• Save
Successful negotiations for successful women
Upcoming SlideShare
Loading in...5
×
 

Like this? Share it with your network

Share

Successful negotiations for successful women

on

  • 998 views

This class was written for Georgetown Univ alumnae. This class discusses the concepts and strategies of negotiations as well as the key steps to take in a successful negotiation. Many of the ...

This class was written for Georgetown Univ alumnae. This class discusses the concepts and strategies of negotiations as well as the key steps to take in a successful negotiation. Many of the attendees had salary negotiations as their area of interest (e.g. asking for a raise or a promotion). However, this class is appropriate for any type of negotiation. Enjoy!

Statistics

Views

Total Views
998
Views on SlideShare
994
Embed Views
4

Actions

Likes
2
Downloads
0
Comments
0

2 Embeds 4

https://twitter.com 3
https://www.linkedin.com 1

Accessibility

Categories

Upload Details

Uploaded via as Microsoft PowerPoint

Usage Rights

© All Rights Reserved

Report content

Flagged as inappropriate Flag as inappropriate
Flag as inappropriate

Select your reason for flagging this presentation as inappropriate.

Cancel
  • Full Name Full Name Comment goes here.
    Are you sure you want to
    Your message goes here
    Processing…
Post Comment
Edit your comment
  • BackgroundPiton Inc was founded with the goal of providing men and women who are experiencing career change with the same professional development that is taught at elite business schools. Piton Inc helps people successfully engage in the job search and networking. It provides a valuable venue for professionals to share their expertise and sharpen their skills. Currently, our focus is the veteran community and we take pride in serving this valuable group of career changers.We also provide individual coaching and career strategy. That is my big pitch.
  • In surveys, 2.5 times more women than men said they feel "a great deal of apprehension" about negotiating. Men initiate negotiations about four times as often as women.When asked to pick metaphors for the process of negotiating, men picked "winning a ballgame" and a "wrestling match," while women picked "going to the dentist.”Women will pay as much as $1,353 to avoid negotiating the price of a car, which may help explain why 63 percent of Saturn car buyers are women. Women are more pessimistic about the how much is available when they do negotiate and so they typically ask for and get less when they do negotiate—on average, 30 percent less than men.20 percent of adult women (22 million people) say they never negotiate at all, even though they often recognize negotiation as appropriate and even necessary.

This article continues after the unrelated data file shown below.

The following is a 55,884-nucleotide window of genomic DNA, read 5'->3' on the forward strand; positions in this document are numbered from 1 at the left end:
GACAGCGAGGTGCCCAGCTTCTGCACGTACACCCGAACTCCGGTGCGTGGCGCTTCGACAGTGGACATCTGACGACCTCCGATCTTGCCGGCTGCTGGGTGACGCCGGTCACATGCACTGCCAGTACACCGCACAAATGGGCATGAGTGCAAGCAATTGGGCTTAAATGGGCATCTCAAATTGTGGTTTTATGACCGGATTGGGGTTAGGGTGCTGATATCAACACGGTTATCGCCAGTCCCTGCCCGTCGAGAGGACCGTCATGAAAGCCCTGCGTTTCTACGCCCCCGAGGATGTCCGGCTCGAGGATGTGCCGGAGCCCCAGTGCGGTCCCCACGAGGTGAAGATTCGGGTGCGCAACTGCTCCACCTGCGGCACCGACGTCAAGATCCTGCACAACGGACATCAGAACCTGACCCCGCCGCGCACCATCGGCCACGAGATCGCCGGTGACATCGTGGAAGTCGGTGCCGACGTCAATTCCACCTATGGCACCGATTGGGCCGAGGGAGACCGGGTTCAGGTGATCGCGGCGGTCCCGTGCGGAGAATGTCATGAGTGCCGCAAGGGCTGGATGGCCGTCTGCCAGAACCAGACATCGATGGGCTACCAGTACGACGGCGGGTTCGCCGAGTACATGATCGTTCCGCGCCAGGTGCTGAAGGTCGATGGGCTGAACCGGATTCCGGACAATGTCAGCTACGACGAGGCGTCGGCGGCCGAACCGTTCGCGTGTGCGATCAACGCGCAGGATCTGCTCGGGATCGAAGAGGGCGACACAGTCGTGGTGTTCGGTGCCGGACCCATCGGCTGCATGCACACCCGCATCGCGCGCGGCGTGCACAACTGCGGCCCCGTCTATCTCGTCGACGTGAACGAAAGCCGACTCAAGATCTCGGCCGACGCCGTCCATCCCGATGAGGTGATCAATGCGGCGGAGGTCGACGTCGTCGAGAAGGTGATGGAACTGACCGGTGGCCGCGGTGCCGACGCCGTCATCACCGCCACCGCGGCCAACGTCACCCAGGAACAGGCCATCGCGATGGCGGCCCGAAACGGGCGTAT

• By not negotiating a first salary, an individual stands to lose more than $500,000 by age 60—and men are more than four times as likely as women to negotiate a first salary.In one study, eight times as many men as women graduating with master's degrees from Carnegie Mellon negotiated their salaries. The men who negotiated were able to increase their starting salaries by an average of 7.4 percent, or about $4,000. In the same study, men's starting salaries were about $4,000 higher than the women's on average, suggesting that the gender gap between men and women might have been closed if more of the women had negotiated their starting salaries.Another study calculated that women who consistently negotiate their salary increases earn at least $1 million more during their careers than women who don't.In 2001 in the U.S. women held only 2.5 percent of the top jobs at American companies and only 10.9 percent of the board of directors' seats at Fortune 1000 companies. Women own about 40 percent of all businesses in the U.S. but receive only 2.3 percent of the available equity capital needed for growth. Male-owned companies receive the other 97.7. percent. 8 times as many men as women graduating from Carnegie Mellon negotiated their salaries. The men who negotiated were able to increase their starting salaries by an average of 7.4 percent, or about $4,000.A study calculated that women who consistently negotiate their salary increases earn at least $1 million more during their careers than women who don't.
  • EGONEEDBest Alternative to a Negotiated AgreementIn negotiation theory, the best alternative to a negotiated agreement or BATNA is the course of action that will be taken by a party if the current negotiations fail and an agreement cannot be reached. BATNA is the key focus and the driving force behind a successful negotiator. BATNA should not be confused with the reservation point or walkaway point. A party should generally not accept a worse resolution than its BATNA. Care should be taken, however, to ensure that deals are accurately valued, taking into account all considerations, such as relationship value, time value of money and the likelihood that the other party will live up to their side of the bargain. These other considerations are often difficult to value, since they are frequently based on uncertain or qualitative considerations, rather than easily measurable and quantifiable factors.